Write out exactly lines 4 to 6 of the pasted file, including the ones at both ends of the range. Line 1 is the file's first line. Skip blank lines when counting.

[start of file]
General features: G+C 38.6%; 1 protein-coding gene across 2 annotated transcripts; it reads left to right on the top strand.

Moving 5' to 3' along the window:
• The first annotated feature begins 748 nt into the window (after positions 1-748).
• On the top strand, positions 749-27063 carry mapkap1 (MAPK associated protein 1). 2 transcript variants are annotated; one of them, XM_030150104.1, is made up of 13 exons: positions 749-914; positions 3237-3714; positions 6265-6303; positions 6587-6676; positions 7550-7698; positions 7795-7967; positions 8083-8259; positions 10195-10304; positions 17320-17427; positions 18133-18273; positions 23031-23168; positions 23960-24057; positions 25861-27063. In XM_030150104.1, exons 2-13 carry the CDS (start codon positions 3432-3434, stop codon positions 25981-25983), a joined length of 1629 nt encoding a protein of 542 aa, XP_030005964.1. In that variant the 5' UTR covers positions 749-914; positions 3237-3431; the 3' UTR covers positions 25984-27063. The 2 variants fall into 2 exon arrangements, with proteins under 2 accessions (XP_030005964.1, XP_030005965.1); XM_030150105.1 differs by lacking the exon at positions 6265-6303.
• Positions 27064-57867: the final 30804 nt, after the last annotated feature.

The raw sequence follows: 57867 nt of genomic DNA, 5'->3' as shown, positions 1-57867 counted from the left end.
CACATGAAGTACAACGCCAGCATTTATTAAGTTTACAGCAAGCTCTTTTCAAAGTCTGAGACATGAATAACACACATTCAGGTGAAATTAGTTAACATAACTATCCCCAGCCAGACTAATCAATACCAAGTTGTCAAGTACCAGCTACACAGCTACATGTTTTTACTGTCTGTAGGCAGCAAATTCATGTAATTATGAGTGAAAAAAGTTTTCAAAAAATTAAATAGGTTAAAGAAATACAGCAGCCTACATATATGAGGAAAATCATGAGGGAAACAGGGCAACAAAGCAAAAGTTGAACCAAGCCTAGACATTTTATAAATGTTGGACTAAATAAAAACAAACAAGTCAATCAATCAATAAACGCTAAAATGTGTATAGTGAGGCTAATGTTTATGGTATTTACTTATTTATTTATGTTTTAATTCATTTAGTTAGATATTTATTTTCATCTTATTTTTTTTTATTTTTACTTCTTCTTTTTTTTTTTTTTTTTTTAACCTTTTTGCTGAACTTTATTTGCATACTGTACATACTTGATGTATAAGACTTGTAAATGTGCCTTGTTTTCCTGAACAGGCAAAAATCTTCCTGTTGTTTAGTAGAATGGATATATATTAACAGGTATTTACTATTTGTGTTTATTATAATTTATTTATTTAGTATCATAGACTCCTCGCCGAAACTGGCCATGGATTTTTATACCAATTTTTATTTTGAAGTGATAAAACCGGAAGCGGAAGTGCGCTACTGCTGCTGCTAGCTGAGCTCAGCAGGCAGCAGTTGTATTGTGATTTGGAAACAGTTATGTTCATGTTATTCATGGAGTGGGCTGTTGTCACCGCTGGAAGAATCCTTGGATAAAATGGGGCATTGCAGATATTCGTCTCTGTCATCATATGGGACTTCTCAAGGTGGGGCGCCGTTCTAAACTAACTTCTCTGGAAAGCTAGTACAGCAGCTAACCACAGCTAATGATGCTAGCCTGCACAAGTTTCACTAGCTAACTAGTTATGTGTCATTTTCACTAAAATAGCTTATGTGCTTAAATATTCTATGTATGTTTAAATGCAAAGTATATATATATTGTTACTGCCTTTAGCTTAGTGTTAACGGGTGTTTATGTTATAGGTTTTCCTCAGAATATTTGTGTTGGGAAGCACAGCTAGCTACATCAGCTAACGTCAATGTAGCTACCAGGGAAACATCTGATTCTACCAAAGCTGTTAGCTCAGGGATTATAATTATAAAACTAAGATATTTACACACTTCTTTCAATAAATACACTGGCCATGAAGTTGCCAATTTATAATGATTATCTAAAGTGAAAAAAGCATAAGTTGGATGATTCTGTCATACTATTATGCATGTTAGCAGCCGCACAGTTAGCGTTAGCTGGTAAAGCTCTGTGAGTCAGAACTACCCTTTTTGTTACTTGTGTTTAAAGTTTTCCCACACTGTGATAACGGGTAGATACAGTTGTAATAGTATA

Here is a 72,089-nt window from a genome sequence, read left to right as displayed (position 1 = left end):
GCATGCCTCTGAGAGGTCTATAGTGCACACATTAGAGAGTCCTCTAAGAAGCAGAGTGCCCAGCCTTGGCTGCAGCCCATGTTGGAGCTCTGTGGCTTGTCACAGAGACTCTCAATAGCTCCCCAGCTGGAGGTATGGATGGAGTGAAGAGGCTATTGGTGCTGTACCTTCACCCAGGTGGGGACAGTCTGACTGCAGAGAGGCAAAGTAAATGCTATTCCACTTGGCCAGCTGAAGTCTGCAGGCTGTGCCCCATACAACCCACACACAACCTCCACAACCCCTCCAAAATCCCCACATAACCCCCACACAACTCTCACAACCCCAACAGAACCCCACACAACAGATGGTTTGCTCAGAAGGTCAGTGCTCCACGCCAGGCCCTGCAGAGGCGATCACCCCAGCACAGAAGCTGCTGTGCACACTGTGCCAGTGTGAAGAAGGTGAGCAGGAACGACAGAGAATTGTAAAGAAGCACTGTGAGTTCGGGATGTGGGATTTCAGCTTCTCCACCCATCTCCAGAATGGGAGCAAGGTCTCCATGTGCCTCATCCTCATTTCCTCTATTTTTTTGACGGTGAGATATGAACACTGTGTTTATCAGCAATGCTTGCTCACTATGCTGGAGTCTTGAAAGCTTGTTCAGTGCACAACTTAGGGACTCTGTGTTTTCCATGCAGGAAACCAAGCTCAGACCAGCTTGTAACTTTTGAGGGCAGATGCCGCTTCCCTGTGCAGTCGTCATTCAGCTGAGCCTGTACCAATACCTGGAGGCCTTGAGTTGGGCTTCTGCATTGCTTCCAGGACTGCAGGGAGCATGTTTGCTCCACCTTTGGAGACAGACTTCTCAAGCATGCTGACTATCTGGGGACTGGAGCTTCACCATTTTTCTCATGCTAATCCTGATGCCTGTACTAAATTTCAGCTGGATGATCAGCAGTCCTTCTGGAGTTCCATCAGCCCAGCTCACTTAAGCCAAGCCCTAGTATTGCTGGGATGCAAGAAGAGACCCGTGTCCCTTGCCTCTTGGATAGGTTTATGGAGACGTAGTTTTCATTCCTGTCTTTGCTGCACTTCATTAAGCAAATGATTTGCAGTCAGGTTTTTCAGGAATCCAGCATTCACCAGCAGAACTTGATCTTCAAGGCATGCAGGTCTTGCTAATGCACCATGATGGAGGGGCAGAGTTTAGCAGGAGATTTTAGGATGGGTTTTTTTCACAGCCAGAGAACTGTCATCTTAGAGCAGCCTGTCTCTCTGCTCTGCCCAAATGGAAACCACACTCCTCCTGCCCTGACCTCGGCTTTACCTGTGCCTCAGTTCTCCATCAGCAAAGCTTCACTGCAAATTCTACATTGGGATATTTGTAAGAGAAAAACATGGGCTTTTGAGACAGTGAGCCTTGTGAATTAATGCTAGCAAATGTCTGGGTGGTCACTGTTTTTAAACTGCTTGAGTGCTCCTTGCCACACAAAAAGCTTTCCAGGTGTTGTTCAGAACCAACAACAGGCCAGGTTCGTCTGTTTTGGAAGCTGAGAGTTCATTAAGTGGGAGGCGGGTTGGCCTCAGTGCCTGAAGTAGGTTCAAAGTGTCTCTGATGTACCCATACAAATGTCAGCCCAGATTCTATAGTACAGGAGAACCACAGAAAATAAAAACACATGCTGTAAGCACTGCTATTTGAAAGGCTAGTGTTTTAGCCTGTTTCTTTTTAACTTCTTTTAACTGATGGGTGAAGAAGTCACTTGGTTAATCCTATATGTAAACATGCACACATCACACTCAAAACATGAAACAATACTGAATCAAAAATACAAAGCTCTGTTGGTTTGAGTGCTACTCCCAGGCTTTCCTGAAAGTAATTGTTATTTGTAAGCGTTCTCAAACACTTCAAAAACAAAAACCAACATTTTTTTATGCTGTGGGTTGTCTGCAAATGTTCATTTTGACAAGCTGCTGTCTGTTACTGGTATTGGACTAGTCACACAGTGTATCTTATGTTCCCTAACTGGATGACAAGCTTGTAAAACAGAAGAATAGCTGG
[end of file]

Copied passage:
• On the top strand, positions 749-27063 carry mapkap1 (MAPK associated protein 1). 2 transcript variants are annotated; one of them, XM_030150104.1, is made up of 13 exons: positions 749-914; positions 3237-3714; positions 6265-6303; positions 6587-6676; positions 7550-7698; positions 7795-7967; positions 8083-8259; positions 10195-10304; positions 17320-17427; positions 18133-18273; positions 23031-23168; positions 23960-24057; positions 25861-27063. In XM_030150104.1, exons 2-13 carry the CDS (start codon positions 3432-3434, stop codon positions 25981-25983), a joined length of 1629 nt encoding a protein of 542 aa, XP_030005964.1. In that variant the 5' UTR covers positions 749-914; positions 3237-3431; the 3' UTR covers positions 25984-27063. The 2 variants fall into 2 exon arrangements, with proteins under 2 accessions (XP_030005964.1, XP_030005965.1); XM_030150105.1 differs by lacking the exon at positions 6265-6303.
• Positions 27064-57867: the final 30804 nt, after the last annotated feature.

The raw sequence follows: 57867 nt of genomic DNA, 5'->3' as shown, positions 1-57867 counted from the left end.